Diseases of Aquatic Organisms

Coral Diseases

Coral disease is now one of the major causes of reef degradation and coral mortality. First reported on reefs in the Florida Keys and Caribbean in the 1970s, black band disease was first recorded in Hawaii in 1994.



Diversity, Systematics and Connectivity of Vulnerable Reef Ecosystems is an integrated, multidisciplinary, international effort investigating the unique and fragile deepsea coral ecosystems from the microscopic level to the ecosystem level.

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Coral Reef Ecosystem Studies (CREST) addresses several key issues related to the current status and potential declining health and resilience of shallow-water reef communities in the U.S. Caribbean, Gulf of Mexico, and Florida Keys.

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Coral Reef Project

Coral Reef Project

Explore the fascinating undersea world of coral reefs. Learn how we map, monitor, and model coral reefs so we can better understand, protect, and preserve our Nation's reefs.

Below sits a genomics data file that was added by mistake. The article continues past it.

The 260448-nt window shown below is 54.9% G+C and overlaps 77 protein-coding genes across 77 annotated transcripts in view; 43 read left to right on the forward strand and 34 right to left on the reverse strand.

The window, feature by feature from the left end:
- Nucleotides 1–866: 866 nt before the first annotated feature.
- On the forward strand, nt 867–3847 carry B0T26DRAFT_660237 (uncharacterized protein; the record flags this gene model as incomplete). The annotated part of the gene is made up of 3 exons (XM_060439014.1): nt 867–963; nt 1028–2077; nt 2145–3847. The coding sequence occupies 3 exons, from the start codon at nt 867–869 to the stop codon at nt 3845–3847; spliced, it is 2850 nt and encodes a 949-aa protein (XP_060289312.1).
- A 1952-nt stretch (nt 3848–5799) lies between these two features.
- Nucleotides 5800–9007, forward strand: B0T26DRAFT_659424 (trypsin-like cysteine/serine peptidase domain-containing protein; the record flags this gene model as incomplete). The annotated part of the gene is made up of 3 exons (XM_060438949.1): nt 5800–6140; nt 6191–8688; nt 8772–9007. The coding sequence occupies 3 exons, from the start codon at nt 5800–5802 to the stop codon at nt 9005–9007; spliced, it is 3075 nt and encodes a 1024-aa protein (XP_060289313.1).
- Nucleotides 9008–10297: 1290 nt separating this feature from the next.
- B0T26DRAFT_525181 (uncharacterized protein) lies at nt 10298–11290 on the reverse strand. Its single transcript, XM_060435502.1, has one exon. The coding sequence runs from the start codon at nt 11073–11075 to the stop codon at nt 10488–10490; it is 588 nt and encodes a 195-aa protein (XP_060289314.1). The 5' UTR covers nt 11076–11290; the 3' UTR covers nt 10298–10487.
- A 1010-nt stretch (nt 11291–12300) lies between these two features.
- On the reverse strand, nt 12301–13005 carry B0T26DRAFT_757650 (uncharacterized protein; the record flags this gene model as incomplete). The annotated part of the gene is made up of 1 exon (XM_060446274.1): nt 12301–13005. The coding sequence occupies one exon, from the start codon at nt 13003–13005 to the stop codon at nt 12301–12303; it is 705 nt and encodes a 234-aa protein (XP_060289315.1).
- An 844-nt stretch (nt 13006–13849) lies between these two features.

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USGS scientists are employing microarray technology to characterize microbial communities in diseased and healthy coral species to understand coral disease processes and causes. Microarray technology allows scientists to get a taxonomic overview of the shifts in microbial communities between healthy and diseased corals, between species of corals, and between different geographic areas. Scientists also are comparing methods of preserving environmental DNA samples of corals.


Cooperative Research

Marine Invertebrate Diseases — National Wildlife Health Center Honolulu Field Station

Coral Bleaching and Disease: Effects on Threatened Corals and Reefs — Wetland and Aquatic Research Center

Coral Microbial Ecology — St. Petersburg Coastal and Marine Science Center


Select USGS publications related to coral diseases are listed below. For more USGS publications related to coral diseases, use these links:

Black Band Disease

Coral Bleaching

Coral Disease


M. Camille Hopkins, DVM, MS, PhD

Wildlife Disease Specialist
Phone: 703-648-4019